Once thought to have been driven to extinction in 1929, a deer species called the Roosevelt's Muntjac has been spotted in pictures taken by a camera trap at a nature reserve in Vietnam. While there have been rumors recently that the species still existed, this is the first evidence of the species for 85 years, according to Vietnam's Thanh Nien Daily.
A pair of Roosevelt's Muntjacs, also known as Roosevelt's barking deer, was caught on a camera trap set up by scientists surveying barking deer populations at the Xuan Lien Nature Reserve in Thuong Xuan District, the reserve's management said Wednesday. It said the scientists also collected the animals' feces and got their DNA tested at the Institute of Ecology and Biological Resources in Hanoi, and found them to be a match for a DNA sample kept at the American Museum of Natural History.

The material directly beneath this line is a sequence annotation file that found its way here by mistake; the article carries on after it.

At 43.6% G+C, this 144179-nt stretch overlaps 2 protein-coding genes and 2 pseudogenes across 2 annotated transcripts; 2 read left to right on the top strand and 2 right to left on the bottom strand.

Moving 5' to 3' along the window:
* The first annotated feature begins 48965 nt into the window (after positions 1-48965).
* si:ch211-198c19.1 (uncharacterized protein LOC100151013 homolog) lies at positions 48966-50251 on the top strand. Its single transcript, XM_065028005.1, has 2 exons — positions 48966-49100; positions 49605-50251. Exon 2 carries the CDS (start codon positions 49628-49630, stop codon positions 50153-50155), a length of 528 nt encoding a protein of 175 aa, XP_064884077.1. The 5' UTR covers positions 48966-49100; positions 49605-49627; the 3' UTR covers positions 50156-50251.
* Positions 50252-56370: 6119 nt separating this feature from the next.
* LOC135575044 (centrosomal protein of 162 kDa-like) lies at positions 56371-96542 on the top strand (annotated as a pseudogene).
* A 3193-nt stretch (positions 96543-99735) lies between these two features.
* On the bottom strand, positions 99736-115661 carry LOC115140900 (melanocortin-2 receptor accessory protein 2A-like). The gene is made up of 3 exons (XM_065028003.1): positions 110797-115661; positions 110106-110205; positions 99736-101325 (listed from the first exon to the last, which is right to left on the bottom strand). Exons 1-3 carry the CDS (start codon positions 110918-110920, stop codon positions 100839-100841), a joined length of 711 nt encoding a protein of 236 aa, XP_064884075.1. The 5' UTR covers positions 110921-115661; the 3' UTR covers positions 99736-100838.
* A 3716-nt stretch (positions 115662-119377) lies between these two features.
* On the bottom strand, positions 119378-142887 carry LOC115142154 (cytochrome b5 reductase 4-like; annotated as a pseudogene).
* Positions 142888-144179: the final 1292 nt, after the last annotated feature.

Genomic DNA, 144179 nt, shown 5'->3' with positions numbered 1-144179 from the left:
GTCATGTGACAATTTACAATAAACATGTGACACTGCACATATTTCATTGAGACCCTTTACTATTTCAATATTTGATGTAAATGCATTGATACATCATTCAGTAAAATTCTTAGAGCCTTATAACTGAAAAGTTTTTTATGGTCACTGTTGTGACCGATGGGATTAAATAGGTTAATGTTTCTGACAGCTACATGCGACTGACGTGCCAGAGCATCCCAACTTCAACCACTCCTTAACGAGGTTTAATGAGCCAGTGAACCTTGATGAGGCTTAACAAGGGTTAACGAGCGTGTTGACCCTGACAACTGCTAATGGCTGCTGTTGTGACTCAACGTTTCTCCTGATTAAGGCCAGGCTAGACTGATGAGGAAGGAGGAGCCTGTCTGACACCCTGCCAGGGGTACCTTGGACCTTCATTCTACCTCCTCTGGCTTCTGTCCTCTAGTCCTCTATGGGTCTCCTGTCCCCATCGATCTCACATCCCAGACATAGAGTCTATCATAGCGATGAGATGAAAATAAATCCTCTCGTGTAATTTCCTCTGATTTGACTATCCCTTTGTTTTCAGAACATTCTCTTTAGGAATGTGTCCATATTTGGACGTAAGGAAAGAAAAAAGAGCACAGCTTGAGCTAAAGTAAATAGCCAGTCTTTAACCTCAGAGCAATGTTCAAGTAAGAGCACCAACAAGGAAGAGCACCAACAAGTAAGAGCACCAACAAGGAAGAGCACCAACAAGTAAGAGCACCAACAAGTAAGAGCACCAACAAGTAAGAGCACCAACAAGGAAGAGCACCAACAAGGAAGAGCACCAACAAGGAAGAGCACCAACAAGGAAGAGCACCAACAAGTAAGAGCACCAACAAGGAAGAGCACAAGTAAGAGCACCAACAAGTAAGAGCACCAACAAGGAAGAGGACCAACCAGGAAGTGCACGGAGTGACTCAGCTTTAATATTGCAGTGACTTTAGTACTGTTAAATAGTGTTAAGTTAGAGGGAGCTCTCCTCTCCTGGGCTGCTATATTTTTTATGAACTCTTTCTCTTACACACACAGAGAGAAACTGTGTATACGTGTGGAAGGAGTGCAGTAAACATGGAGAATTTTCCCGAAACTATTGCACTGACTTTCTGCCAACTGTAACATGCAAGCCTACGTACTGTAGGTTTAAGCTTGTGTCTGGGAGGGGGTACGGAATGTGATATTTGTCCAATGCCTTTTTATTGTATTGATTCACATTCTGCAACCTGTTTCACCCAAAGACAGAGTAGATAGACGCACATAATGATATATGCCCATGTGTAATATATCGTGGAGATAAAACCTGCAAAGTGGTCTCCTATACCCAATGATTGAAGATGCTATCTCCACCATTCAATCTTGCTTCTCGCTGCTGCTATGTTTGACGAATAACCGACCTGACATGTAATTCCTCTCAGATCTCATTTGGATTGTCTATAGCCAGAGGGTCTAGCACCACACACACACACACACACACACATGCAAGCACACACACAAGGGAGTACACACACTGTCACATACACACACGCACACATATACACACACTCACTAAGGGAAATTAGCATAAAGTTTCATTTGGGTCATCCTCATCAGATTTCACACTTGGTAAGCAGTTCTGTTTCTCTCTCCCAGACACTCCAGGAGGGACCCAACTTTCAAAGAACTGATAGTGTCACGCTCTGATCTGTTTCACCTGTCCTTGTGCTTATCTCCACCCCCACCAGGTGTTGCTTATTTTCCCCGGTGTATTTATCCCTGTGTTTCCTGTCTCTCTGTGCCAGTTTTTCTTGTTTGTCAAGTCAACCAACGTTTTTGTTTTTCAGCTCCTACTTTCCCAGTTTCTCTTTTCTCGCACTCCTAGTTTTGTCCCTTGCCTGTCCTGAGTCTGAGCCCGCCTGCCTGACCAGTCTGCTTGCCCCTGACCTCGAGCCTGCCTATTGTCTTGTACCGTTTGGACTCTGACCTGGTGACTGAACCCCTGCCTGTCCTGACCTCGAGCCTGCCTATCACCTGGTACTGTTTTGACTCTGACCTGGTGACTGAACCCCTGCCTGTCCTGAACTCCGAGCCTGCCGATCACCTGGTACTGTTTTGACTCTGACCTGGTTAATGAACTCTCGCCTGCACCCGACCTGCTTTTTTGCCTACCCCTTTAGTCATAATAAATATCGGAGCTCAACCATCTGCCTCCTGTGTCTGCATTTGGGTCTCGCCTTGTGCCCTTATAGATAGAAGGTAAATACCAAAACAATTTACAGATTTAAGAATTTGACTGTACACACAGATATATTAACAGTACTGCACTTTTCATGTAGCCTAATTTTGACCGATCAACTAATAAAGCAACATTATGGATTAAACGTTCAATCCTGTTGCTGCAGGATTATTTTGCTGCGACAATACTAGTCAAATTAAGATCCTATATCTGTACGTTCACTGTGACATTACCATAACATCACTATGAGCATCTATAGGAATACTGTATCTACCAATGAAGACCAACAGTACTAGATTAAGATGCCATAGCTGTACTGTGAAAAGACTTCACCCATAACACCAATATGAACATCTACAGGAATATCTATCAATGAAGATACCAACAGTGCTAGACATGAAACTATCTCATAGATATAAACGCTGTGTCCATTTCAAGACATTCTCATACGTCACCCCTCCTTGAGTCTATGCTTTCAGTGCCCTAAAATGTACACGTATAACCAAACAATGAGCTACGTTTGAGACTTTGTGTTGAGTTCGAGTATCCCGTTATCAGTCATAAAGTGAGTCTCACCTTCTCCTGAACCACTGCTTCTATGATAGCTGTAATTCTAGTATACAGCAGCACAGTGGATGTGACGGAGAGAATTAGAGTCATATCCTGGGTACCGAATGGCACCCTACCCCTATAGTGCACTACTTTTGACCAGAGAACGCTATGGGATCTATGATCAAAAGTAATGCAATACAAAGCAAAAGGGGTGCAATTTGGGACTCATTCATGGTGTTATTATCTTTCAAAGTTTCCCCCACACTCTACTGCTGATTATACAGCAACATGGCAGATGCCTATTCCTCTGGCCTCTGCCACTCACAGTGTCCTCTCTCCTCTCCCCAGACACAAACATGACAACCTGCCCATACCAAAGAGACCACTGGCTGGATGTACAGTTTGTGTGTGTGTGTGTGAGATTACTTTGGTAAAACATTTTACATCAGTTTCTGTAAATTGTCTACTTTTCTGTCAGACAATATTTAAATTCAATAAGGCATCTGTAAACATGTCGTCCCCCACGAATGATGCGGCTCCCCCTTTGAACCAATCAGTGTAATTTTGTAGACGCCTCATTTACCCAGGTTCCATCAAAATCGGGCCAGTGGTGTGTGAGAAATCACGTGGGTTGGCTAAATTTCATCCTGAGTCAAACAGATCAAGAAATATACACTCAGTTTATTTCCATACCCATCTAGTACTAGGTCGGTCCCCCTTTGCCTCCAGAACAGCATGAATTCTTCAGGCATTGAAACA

The Roosevelt's Muntjac, described by researchers at the Hanoi University of Science as "one of the most poorly known mammal species in the world," received its name when Theodore (Junior) and Kermit Roosevelt originally brought one back from a hunting trip in 1929, and presented to the Field Museum in Chicago.